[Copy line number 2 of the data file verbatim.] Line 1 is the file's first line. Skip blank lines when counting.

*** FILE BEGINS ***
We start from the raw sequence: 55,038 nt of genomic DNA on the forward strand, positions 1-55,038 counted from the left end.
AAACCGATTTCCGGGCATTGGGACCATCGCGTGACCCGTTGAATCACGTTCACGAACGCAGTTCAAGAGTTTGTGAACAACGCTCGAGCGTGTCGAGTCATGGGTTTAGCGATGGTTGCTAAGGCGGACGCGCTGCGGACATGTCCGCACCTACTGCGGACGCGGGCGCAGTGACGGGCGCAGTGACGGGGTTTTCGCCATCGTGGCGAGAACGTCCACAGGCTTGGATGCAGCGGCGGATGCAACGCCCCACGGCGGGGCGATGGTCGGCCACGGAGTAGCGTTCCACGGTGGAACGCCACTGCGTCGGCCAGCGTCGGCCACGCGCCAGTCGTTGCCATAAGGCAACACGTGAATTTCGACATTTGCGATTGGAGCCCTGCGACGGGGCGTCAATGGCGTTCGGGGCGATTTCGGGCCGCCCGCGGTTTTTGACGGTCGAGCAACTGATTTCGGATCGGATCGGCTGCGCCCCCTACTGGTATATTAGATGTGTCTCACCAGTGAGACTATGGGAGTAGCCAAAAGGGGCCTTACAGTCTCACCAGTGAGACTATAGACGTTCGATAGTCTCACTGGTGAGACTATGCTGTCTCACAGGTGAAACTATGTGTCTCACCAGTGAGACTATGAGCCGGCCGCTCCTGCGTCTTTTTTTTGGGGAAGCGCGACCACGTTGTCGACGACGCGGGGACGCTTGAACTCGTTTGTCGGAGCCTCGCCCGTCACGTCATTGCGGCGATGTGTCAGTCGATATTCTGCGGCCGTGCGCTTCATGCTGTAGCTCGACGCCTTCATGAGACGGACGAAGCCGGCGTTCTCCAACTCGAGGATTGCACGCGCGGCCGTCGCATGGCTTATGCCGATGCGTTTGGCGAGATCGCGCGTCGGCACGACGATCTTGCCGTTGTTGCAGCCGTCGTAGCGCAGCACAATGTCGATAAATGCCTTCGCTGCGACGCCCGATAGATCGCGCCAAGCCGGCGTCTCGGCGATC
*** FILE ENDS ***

AAACCGATTTCCGGGCATTGGGACCATCGCGTGACCCGTTGAATCACGTTCACGAACGCAGTTCAAGAGTTTGTGAACAACGCTCGAGCGTGTCGAGTCATGGGTTTAGCGATGGTTGCTAAGGCGGACGCGCTGCGGACATGTCCGCACCTACTGCGGACGCGGGCGCAGTGACGGGCGCAGTGACGGGGTTTTCGCCATCGTGGCGAGAACGTCCACAGGCTTGGATGCAGCGGCGGATGCAACGCCCCACGGCGGGGCGATGGTCGGCCACGGAGTAGCGTTCCACGGTGGAACGCCACTGCGTCGGCCAGCGTCGGCCACGCGCCAGTCGTTGCCATAAGGCAACACGTGAATTTCGACATTTGCGATTGGAGCCCTGCGACGGGGCGTCAATGGCGTTCGGGGCGATTTCGGGCCGCCCGCGGTTTTTGACGGTCGAGCAACTGATTTCGGATCGGATCGGCTGCGCCCCCTACTGGTATATTAGATGTGTCTCACCAGTGAGACTATGGGAGTAGCCAAAAGGGGCCTTACAGTCTCACCAGTGAGACTATAGACGTTCGATAGTCTCACTGGTGAGACTATGCTGTCTCACAGGTGAAACTATGTGTCTCACCAGTGAGACTATGAGCCGGCCGCTCCTGCGTCTTTTTTTTGGGGAAGCGCGACCACGTTGTCGACGACGCGGGGACGCTTGAACTCGTTTGTCGGAGCCTCGCCCGTCACGTCATTGCGGCGATGTGTCAGTCGATATTCTGCGGCCGTGCGCTTCATGCTGTAGCTCGACGCCTTCATGAGACGGACGAAGCCGGCGTTCTCCAACTCGAGGATTGCACGCGCGGCCGTCGCATGGCTTATGCCGATGCGTTTGGCGAGATCGCGCGTCGGCACGACGATCTTGCCGTTGTTGCAGCCGTCGTAGCGCAGCACAATGTCGATAAATGCCTTCGCTGCGACGCCCGATAGATCGCGCCAAGCCGGCGTCTCGGCGATC